Any photos not otherwise credited are from the personal collection of Frank Passic, Albion Historian.
Albion Recorder, November 24, 1997, pg. 4.
During the 1950s international relations were tense as the "Cold War" fueled suspicions and preparedness. The advances of the Communists around the world were quite evident, and Americans took steps at home to prepare themselves for possible nuclear attack. Safety "bomb shelters" were constructed and identified. As a child I remember visiting the bomb shelter plant in Charlotte, and being instructed by my teacher on what hallway to go to in the basement of Dalrymple School in case the nuclear attack siren sounded.
Here in Albion several downtown buildings had those Civil Defense signs with blue triangles in them posted on the front of the buildings. This sign identified them as a safe place to run to in case of attack. These were stocked with government rations. One such place was at the City Bank & Trust Company, where just a year or so ago workers cleared out the remaining ration cans still there. Some other locations included the U.S. Post Office, the Helpy-Selfy Laundry, and others. There even was a plan to bring the people of Battle Creek to Albion in case of an emergency. Where they were to stay here doesn’t matter, I guess that would have been our problem. Anyway, look around town and see how many of these yellow signs are still posted today.
As part of the Civil Defense effort, a local Ground Observer Corps was assembled. This group of volunteers was part of a nationwide effort to spot enemy aircraft. The local American Legion Post coordinated the construction of an observation tower, which was erected on the roof of City Hall on W. Cass St. A round-the-clock group of volunteers was assembled, under the leadership of Civilian Defense Director William Fowler. Members were recruited, and volunteer shift workers were scheduled at various times. One poster of the organization stated, "So long as the Iron Curtain exists, we must Stay on Guard. Join the Ground Observer Corps."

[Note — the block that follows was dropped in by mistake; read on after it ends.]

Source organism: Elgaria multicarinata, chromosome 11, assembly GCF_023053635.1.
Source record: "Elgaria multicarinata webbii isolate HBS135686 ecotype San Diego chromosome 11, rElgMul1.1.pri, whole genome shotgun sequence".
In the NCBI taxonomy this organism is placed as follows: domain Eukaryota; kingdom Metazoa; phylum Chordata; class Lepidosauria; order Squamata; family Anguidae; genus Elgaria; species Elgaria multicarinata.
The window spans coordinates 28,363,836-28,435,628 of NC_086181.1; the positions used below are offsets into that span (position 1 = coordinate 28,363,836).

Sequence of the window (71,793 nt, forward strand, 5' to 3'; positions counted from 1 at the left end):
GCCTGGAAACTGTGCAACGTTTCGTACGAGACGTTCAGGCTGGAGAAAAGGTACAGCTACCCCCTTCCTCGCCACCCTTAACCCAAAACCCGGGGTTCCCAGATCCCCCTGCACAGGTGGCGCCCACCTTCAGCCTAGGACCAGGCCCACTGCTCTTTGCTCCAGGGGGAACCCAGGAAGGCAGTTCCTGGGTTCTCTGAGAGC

The volunteers were to observe aircraft flying over Albion, and if any of them had more than two motors, they were to immediately call the Air Force Filter Center at Grand Rapids. One time in 1956 the Air Force sent out "test" planes, and the Albion post was one of only 14 in the state to spot and report the military planes. We were prepared.
Volunteers came from all parts of the community. The February, 1956 issue of the Union Steel Messenger listed several "Steelites" and their wives who were doing their part (page 11): "William Fowler, Ray Gable, Ralph Wilkinson, Roger Bentley, Harold Bussing, Marie Sandusky; and the wives of Gordon Ketchum, Paul Steffe, and C. W. Hagerman. Also, Deolores Cope is leader of a Camp Fire group which volunteers 10 hours per week."
I am thankful to report that we were not attacked by the Communists, but had they flown over, our Ground Observer Corps would have certainly reported them to Grand Rapids. This week we present a photograph of that observation post on the top of City Hall, taken in 1956. The caption under the photo reads, "Observer Ralph Wilkinson scans the horizon from the catwalk outside the GOC Post. The snug little shelter, atop City Hall, was built by the local American Legion Post spearheaded by member William Fowler, local Civilian Defense Director."
Defense Post in 1956
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